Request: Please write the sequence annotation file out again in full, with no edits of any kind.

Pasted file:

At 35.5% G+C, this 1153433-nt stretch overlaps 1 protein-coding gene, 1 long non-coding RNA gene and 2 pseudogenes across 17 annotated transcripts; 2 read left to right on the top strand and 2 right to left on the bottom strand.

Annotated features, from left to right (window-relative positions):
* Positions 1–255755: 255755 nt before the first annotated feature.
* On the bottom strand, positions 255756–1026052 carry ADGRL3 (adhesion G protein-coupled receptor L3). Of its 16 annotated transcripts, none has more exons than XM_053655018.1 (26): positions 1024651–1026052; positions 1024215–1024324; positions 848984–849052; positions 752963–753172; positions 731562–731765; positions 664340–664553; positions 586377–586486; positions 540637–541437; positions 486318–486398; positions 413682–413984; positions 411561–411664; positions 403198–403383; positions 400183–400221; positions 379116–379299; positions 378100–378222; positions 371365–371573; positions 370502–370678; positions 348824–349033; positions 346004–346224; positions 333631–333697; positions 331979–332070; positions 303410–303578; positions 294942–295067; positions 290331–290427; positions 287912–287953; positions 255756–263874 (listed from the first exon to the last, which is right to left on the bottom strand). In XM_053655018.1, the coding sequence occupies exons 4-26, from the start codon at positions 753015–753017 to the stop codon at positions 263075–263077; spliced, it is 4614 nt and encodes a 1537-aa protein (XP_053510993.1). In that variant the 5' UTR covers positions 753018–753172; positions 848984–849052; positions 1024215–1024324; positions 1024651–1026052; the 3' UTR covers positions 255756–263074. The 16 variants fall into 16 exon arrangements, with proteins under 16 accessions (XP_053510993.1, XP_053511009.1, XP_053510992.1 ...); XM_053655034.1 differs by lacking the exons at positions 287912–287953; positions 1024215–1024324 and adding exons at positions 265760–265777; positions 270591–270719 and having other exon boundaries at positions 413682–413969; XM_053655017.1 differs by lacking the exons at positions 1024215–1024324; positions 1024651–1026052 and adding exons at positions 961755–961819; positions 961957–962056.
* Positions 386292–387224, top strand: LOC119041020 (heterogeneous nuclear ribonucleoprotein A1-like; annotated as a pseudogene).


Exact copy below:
At 35.5% G+C, this 1153433-nt stretch overlaps 1 protein-coding gene, 1 long non-coding RNA gene and 2 pseudogenes across 17 annotated transcripts; 2 read left to right on the top strand and 2 right to left on the bottom strand.

Annotated features, from left to right (window-relative positions):
* Positions 1–255755: 255755 nt before the first annotated feature.
* On the bottom strand, positions 255756–1026052 carry ADGRL3 (adhesion G protein-coupled receptor L3). Of its 16 annotated transcripts, none has more exons than XM_053655018.1 (26): positions 1024651–1026052; positions 1024215–1024324; positions 848984–849052; positions 752963–753172; positions 731562–731765; positions 664340–664553; positions 586377–586486; positions 540637–541437; positions 486318–486398; positions 413682–413984; positions 411561–411664; positions 403198–403383; positions 400183–400221; positions 379116–379299; positions 378100–378222; positions 371365–371573; positions 370502–370678; positions 348824–349033; positions 346004–346224; positions 333631–333697; positions 331979–332070; positions 303410–303578; positions 294942–295067; positions 290331–290427; positions 287912–287953; positions 255756–263874 (listed from the first exon to the last, which is right to left on the bottom strand). In XM_053655018.1, the coding sequence occupies exons 4-26, from the start codon at positions 753015–753017 to the stop codon at positions 263075–263077; spliced, it is 4614 nt and encodes a 1537-aa protein (XP_053510993.1). In that variant the 5' UTR covers positions 753018–753172; positions 848984–849052; positions 1024215–1024324; positions 1024651–1026052; the 3' UTR covers positions 255756–263074. The 16 variants fall into 16 exon arrangements, with proteins under 16 accessions (XP_053510993.1, XP_053511009.1, XP_053510992.1 ...); XM_053655034.1 differs by lacking the exons at positions 287912–287953; positions 1024215–1024324 and adding exons at positions 265760–265777; positions 270591–270719 and having other exon boundaries at positions 413682–413969; XM_053655017.1 differs by lacking the exons at positions 1024215–1024324; positions 1024651–1026052 and adding exons at positions 961755–961819; positions 961957–962056.
* Positions 386292–387224, top strand: LOC119041020 (heterogeneous nuclear ribonucleoprotein A1-like; annotated as a pseudogene).